Recent Junior World Champion Golfer Zac Wolfe (Year 1, Malvern Campus) chats with Australian Rower Olive Pascoe (Year 12, Caulfield Campus) about the similarities and differences in their sporting experiences.

Olive: How did you first become interested in golf?

Zac: Dad gave me a golf club and I just started hitting balls around the living room. Dad took me to my first driving range and it went well.

O: I got into rowing when I first arrived at Caulfield Grammar in Year 9 three years ago. My dad really wanted me to go on the summer rowing camp to make friends before I officially came to the School. From then on, I just kept rowing.

Z: What grade are you in?

O: I’m in Year 11 now. What age were you when you got into golf?

Z: Probably about one year old.

O: So you’ve been doing this for a while! That’s five years! That’s impressive. How often do you play golf or train?

Z: I usually go to the golf course five times a week. And I play golf every day. How many times a week do you train?

O: I used to train 12 times a week – every morning and afternoon. For Australian rowing, I would do two sessions a day and then have Sunday off as a rest day.

Z: I never have rests.

O: No rest days? You go to the golf course five times a week, do you do something else when you’re not there?

Z: I have a simulator and net at home, so I just hit balls over and over.

O: What are you trying to work on?

Z: I’m working on trying to win the Masters two times and hitting the ball really far.

O: How far have you hit the ball?

Z: I hit my fairway wood 400 metres.

O: No way! That’s pretty impressive.
You went to America when school was on, so you had to balance that as well.

Z: Yes. I had to do ‘away school’ – not home school. I wasn’t at home, so I called it ‘away school’.

O: I like that. In Italy, I had to do a lot of ‘away school’, so I feel you. It’ll be good though, for when you go into older years in school because you’ll have good time management skills, which are very handy.

Z: How do you deal with the pressure?

O: I deal with the pressure by breathing and relaxing myself. I make sure I’m calm and remind myself I’ve done this before, and I know how to row really well. I also always wear two necklaces, which help me feel comfortable and relaxed. But breathing is the biggest part. I just take a few deep breaths before a race, and I should be okay.How do you deal with the pressure?

Z: I do ‘Hand on Heart’. And I have a bubble that I concentrate on. If I’m out of [the bubble], I have to go back in for the shot.

O: What’s your favourite place you’ve played? America?

Z: Yes. Carolina – North Carolina.

O: Where else have you played?

Z: In San Diego. In the desert.

O: Oh that would have been fun. Do you know where the next World Championships will be? For rowing, it was Italy this year. If I get in for Australia next year, we’ll be going to Paris. Do you know where it’s going next year?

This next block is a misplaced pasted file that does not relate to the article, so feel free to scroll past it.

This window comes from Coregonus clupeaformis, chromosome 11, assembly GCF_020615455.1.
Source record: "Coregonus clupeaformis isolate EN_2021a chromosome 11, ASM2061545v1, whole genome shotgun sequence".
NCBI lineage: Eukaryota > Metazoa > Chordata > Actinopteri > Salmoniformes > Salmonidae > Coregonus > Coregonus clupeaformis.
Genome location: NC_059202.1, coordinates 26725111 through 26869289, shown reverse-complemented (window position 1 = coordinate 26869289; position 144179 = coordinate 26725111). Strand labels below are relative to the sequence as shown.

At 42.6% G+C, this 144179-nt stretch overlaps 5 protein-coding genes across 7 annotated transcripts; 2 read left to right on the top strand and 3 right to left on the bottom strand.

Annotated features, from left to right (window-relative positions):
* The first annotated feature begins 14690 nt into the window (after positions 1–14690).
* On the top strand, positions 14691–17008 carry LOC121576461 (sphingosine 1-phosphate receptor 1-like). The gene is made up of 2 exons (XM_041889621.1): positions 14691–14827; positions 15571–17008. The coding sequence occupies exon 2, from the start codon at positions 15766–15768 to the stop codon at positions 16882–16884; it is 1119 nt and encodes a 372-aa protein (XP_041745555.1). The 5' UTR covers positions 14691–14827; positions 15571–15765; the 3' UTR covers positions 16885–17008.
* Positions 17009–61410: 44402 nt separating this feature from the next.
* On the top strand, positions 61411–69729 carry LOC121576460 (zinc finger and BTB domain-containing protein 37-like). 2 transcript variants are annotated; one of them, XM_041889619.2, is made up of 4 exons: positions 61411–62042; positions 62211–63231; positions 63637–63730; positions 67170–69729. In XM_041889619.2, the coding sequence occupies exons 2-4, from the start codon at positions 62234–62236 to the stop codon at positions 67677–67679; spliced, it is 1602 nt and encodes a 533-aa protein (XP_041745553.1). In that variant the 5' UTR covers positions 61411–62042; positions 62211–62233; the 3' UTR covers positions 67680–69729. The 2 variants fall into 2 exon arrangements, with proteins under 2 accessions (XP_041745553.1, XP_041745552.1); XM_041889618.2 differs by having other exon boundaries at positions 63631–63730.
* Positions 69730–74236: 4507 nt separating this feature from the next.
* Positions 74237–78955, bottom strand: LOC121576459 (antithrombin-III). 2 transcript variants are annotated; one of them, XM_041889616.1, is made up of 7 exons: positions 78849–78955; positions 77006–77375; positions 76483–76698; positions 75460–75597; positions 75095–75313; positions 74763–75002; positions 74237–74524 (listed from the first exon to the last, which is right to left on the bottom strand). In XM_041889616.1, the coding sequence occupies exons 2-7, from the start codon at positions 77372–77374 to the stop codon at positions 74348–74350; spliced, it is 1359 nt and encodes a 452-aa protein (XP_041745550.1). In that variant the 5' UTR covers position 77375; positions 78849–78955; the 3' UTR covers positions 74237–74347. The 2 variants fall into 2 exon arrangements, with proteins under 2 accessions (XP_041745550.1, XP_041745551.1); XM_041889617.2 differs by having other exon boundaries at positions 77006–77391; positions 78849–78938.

Z: America – North Carolina again. But a different course, so it’ll be different.

O: What age group do you compete in?

Z: Seven and under.

O: Did you have to do well in Queensland to go to America?

Z: You had to win that to go to America. O: For me, I was trialling and competing in Canberra, which is where all of the Australian selectors were. I represented Victoria in the interstate regatta and we won that. And after that, we went to Italy.

Z: Did you have anyone watching?

O: My mum, dad and stepmum and a close friend of mum’s were all over there watching. My brother would have come, but he was in the Northern Territory for a school Expedition. I also had a lot of friends and family watching the live stream and listening to the commentary at home, which was also very nice. Did anyone come over with you to America? 

Z: Dad and my grandfather. Dad used to play – but not anymore. Papa never played. Do you have any other sports you play?  

O: Before I started rowing I did netball and basketball. I still play netball, but not as much. And I don’t do basketball anymore. 

Z: Why don’t you do basketball anymore?  

O: I don’t have any time, mate. I’m running low on time. I have rowing in the morning and sometimes the afternoon. 

Z: Where do you row? In the river?  

O: We row on the Yarra – we’ve got a boatshed there – and also Albert Park. What do you want to do when you finish school? You’ve said you want to keep going competitively. Are you trying to be a professional golfer when you grow up?   

Z: Yes. After American college, I’m going to turn professional. 

O: So you’re trying to go to America for college? That’s what I’m trying to do right now. I’m talking to some American Unis about a rowing scholarship. But aside from that, I’m interested in law and politics. I’d love to work in that industry and keep rowing. But maybe I’ll see you over there. 

Z: Yes.